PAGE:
European software giant SAP SE plans to lay off up to 3,000 workers as part of a restructuring program, the company announced Thursday.
disclosed alongside its fourth-quarter earnings that it intended to begin a “targeted restructuring program in selected areas of the company” that would affect about 2.5% of its employee base.
See more: SAP to cut nearly 3,000 Jobs, weighs Qualtrics stake sale
“While we know these changes are necessary, it is never easy to make decisions that affect our colleagues in this way,” Chief Executive Christian Klein said on the company’s earnings call, according to a transcript provided by Sentieo.
On the company’s investor site, executives said the restructuring is meant to “further focus on strategic growth areas by aligning our operating models and go-to-market approach with our accelerated cloud transformation.”
See also: IBM and SAP join Spotify, Google, Intel, Microsoft, Amazon, Salesforce and other major companies laying off thousands of people
SAP also plans to explore the sale of its Qualtrics majority stake, Klein shared.
“SAP believes that this potential transaction could unlock significant value for both companies,” he noted on the call. “For SAP, to focus more on its core business and profitability; and for Qualtrics, to extend its leadership in the XM category that it pioneered.”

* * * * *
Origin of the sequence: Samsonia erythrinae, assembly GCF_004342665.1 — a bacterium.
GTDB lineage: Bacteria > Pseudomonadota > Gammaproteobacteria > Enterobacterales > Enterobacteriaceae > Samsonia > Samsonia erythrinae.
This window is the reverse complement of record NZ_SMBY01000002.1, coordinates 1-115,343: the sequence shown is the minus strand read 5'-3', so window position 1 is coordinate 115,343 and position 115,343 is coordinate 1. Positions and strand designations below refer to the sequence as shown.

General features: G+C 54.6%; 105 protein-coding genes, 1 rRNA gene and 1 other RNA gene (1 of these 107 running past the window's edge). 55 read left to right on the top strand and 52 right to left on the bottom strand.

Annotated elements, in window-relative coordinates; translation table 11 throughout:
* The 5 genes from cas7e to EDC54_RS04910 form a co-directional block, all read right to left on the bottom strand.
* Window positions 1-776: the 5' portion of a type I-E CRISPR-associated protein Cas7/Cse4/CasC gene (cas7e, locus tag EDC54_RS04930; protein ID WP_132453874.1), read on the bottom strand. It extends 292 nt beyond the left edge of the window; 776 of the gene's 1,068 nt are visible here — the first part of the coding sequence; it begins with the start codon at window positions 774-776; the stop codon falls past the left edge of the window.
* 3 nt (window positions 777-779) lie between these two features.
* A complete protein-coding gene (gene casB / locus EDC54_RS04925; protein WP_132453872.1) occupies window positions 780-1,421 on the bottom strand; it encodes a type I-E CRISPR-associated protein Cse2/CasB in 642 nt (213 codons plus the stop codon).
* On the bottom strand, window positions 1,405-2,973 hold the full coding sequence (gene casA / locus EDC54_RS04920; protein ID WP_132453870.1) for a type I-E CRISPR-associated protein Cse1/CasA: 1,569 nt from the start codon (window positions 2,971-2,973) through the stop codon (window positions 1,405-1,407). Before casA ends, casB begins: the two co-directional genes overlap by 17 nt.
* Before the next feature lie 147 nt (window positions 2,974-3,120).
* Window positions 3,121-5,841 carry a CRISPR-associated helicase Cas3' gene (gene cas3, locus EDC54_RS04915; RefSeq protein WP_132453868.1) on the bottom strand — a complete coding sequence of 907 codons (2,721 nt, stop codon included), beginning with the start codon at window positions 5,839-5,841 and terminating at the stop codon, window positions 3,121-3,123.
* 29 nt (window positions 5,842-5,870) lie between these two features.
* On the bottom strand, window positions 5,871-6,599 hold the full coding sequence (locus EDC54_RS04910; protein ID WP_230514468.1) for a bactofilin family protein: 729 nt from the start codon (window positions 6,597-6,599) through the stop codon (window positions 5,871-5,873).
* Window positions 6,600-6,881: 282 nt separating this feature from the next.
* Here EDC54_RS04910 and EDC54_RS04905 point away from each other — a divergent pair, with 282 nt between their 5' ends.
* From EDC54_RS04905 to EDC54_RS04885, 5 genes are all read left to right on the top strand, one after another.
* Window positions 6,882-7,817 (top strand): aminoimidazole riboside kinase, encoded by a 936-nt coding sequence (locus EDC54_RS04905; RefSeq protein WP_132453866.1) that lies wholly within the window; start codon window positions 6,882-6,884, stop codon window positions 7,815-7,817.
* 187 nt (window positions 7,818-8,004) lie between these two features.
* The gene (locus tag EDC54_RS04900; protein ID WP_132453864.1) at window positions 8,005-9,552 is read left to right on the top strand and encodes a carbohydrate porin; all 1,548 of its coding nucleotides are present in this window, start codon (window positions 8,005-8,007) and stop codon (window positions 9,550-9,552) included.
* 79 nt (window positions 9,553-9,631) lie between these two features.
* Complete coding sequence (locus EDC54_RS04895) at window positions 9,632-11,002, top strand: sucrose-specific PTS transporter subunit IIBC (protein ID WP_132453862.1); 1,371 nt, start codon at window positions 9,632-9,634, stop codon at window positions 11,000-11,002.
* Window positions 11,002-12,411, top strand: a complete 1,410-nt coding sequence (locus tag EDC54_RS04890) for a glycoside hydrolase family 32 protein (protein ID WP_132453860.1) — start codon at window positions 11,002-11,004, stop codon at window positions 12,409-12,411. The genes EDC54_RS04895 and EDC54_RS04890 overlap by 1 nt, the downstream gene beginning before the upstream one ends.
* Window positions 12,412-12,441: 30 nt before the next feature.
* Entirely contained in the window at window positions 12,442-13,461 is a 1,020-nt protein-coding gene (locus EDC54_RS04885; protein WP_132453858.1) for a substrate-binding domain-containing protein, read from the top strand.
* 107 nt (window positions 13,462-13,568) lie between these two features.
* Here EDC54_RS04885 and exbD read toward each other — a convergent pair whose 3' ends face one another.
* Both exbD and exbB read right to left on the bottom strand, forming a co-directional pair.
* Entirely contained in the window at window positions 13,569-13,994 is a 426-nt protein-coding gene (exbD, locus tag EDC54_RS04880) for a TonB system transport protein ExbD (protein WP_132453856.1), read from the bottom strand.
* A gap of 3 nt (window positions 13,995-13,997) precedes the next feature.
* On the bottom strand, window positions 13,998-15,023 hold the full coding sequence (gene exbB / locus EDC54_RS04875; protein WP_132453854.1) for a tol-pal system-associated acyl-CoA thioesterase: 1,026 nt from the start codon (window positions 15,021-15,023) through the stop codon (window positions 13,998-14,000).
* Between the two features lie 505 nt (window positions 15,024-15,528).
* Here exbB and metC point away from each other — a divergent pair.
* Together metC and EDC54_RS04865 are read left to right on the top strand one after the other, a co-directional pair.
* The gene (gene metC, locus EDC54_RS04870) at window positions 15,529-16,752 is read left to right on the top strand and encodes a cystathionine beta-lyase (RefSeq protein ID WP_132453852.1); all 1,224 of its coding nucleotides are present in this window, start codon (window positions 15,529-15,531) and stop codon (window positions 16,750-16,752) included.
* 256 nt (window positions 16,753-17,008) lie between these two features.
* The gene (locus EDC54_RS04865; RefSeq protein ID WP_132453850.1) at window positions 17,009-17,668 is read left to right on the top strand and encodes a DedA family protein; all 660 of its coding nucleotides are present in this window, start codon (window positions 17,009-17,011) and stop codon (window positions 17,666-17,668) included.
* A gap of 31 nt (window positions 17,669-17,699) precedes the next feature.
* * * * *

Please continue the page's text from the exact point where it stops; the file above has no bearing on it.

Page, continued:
Qualtrics CEO Zig Serafin told MarketWatch in a statement that the move would be a “win-win situation.”
Shares of Qualtrics were up nearly 30% in midday trading Thursday, while shares of SAP were off about 2%.
Read: Qualtrics stock soars 30% after SAP says it will explore sale of stake
The announcements come as SAP reported what numerous analysts saw as a “mixed” quarter.
Bernstein analyst Mark Moerdler noted that while SAP fell short of expectations with its total revenue for the most recent quarter, its S/4 HANA Cloud enterprise resource planning software business saw 101% growth from a year earlier as it posted its sixth quarter in a row of acceleration.
Despite the mixed results, SAP had “strength where it matters most,” Moerdler wrote in a note to clients. He rates the stock at outperform.
But Jefferies analyst Charles Brennan, who has an underperform rating on the shares, said the latest numbers had “many moving parts” but that, in the end, “more numbers missed expectations than beat.”
“The only number to beat expectations is Services, which is generally incidental to the investment case,” Brennan said in a report. “All other numbers were in line/ marginally missed.”
SAP expects to recognize €250 million to €300 million restructuring costs, largely in the first quarter of 2023, and ultimately see “a moderate cost benefit in 2023 and €300 million to €350 million in annual cost savings as of 2024.” The company shared that the savings would “help to fuel investments into strategic growth areas.”
In that respect, Brennan wrote that “there is no profit upside, just costs to bear through the cash flow.”
Bernstein’s Moerdler, however, seemed upbeat about the company’s overall future.
“FY22 was meant to be the trough year for SAP, and the future looks bright,” he wrote.
Jonathan Swartz contributed reporting.